End of the road for India's iconic Ambassador car
Agence France-Presse in New Delhi
The maker of India's Ambassador car has suspended production, citing debt and lack of demand for the iconic vehicle that came to define the country's political class.
Hindustan Motors, India's oldest car maker, shut its factory on Saturday. It had been making the Ambassador - based on Britain's long-defunct Morris Oxford - at the Uttarpara plant in West Bengal since 1957.
"It is being done to ensure the company doesn't bleed more money and to enable us to draw plans for its revival," a senior official said yesterday.
The company informed the Bombay Stock Exchange in a letter on Saturday, citing "very low productivity, growing indiscipline, critical shortage of funds, lack of demand for its core product ... and large accumulation of liabilities".
The curve-shaped Ambassador, whose design has changed little in nearly 60 years, once ruled India's roads and for years was the only car driven by politicians and senior government officials, particularly in New Delhi.
The car's "power status" allowed Islamist militants to drive an Ambassador past security and stage a deadly attack on the parliament building in 2001, bringing nuclear-armed rivals India and Pakistan to the brink of war.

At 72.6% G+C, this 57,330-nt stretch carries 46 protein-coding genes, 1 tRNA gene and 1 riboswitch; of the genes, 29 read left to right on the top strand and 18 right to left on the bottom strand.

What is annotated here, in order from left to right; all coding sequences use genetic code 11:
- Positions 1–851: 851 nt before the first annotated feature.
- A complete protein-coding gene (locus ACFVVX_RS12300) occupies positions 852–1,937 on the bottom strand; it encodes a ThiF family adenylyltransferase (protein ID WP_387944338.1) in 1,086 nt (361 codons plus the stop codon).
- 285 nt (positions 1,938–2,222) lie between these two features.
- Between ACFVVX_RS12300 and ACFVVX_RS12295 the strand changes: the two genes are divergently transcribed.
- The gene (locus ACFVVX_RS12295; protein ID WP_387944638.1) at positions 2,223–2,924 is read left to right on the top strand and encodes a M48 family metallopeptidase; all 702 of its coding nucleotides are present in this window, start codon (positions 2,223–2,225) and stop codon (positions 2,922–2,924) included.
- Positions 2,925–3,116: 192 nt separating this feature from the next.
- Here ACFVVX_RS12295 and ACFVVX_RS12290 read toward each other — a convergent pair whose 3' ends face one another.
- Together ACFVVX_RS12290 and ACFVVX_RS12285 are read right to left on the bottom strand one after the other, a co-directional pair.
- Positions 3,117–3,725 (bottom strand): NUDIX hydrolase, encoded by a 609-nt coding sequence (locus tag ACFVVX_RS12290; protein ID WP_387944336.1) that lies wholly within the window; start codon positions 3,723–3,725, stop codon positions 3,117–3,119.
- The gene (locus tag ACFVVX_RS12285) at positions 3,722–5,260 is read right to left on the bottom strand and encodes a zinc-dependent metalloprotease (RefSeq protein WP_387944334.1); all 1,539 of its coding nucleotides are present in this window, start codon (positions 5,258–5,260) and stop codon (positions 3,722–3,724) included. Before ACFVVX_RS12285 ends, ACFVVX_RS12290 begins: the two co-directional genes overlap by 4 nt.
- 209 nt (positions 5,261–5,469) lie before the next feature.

But the Ambassador, easily the most recognisable car on India's roads, has been muscled out over the years by the entry of more modern vehicles, particularly SUVs increasingly favoured by senior bureaucrats.
The car still remains popular with taxi drivers, some politicians and tourists looking for a bit of nostalgia on India trips.
The country's once-booming car market has suffered a slump in recent years, with the economy growing at under 5 per cent, deterring new customers. Ambassador sales had long been falling, with the factory recently churning out just five cars a day.
Sales dropped from 24,000 cars a year in the 1980s to less than 6,000 in the 2000s, according to the Times of India, which predicted the end of the road for the "grand old lady" or "Amby".
"Had HM [Hindustan Motors] continued to evolve the Amby over the past 60 years without changing the DNA, it would have been the Rolls Royce of India," it quoted India's leading car designer, Dilip Chhabria, as saying.